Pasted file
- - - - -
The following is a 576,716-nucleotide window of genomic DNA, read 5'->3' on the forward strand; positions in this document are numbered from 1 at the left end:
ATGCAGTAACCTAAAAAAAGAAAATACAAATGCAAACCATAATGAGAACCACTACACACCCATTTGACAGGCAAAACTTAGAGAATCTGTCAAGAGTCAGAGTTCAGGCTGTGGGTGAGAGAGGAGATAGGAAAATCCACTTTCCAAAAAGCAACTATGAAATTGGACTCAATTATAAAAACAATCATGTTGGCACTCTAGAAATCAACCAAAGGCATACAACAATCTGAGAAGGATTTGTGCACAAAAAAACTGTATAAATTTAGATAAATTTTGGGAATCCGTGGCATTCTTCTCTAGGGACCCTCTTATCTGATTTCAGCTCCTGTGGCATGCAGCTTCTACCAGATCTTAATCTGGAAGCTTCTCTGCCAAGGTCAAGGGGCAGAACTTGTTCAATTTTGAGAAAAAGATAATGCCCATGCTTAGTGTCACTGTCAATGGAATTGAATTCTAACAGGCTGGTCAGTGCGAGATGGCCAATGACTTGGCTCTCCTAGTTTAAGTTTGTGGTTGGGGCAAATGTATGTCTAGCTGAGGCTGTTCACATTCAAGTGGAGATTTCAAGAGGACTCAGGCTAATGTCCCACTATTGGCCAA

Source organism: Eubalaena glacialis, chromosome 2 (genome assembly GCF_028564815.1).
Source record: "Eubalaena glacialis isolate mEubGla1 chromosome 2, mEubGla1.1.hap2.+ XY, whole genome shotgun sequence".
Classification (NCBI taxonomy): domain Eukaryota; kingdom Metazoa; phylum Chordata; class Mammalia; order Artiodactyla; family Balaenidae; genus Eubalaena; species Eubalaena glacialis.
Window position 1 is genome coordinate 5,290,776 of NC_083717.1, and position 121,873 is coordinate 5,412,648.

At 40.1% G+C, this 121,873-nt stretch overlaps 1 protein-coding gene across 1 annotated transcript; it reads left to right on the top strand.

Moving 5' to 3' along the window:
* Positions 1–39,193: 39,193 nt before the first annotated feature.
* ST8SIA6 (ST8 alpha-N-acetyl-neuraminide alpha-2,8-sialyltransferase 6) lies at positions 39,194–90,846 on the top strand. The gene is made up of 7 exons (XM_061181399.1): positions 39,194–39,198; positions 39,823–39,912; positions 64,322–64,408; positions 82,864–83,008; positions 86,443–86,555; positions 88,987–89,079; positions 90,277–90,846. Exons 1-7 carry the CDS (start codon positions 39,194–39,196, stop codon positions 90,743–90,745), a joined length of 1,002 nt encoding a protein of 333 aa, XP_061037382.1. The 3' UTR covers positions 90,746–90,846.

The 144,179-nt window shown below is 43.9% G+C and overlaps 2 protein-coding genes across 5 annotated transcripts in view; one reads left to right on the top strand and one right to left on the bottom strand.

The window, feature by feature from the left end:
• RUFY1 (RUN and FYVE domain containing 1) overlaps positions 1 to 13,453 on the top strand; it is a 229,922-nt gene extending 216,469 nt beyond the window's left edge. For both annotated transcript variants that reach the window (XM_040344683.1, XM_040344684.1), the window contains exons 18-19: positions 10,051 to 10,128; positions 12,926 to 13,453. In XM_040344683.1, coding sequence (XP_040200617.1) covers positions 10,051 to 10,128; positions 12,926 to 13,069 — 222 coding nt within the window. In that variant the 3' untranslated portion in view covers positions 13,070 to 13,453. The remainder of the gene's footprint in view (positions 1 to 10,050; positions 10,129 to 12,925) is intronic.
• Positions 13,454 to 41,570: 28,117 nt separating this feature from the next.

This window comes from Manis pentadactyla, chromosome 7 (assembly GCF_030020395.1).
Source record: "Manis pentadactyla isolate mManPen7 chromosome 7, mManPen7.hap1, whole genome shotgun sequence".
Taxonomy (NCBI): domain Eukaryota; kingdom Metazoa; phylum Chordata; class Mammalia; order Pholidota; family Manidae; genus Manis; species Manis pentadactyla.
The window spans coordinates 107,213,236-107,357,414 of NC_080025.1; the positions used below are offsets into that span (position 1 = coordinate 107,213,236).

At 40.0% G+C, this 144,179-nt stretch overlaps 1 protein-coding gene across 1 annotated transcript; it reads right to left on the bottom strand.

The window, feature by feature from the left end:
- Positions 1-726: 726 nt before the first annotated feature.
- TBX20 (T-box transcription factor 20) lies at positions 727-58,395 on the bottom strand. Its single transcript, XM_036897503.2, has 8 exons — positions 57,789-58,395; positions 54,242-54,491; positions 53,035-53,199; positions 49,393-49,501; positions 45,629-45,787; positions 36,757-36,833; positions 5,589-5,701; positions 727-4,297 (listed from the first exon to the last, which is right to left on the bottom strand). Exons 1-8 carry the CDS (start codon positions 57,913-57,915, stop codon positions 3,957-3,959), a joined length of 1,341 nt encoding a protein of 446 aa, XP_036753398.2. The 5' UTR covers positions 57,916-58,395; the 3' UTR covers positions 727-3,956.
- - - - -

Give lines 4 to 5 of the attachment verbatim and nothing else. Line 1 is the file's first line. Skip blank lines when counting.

Source record: "Eubalaena glacialis isolate mEubGla1 chromosome 2, mEubGla1.1.hap2.+ XY, whole genome shotgun sequence".
Classification (NCBI taxonomy): domain Eukaryota; kingdom Metazoa; phylum Chordata; class Mammalia; order Artiodactyla; family Balaenidae; genus Eubalaena; species Eubalaena glacialis.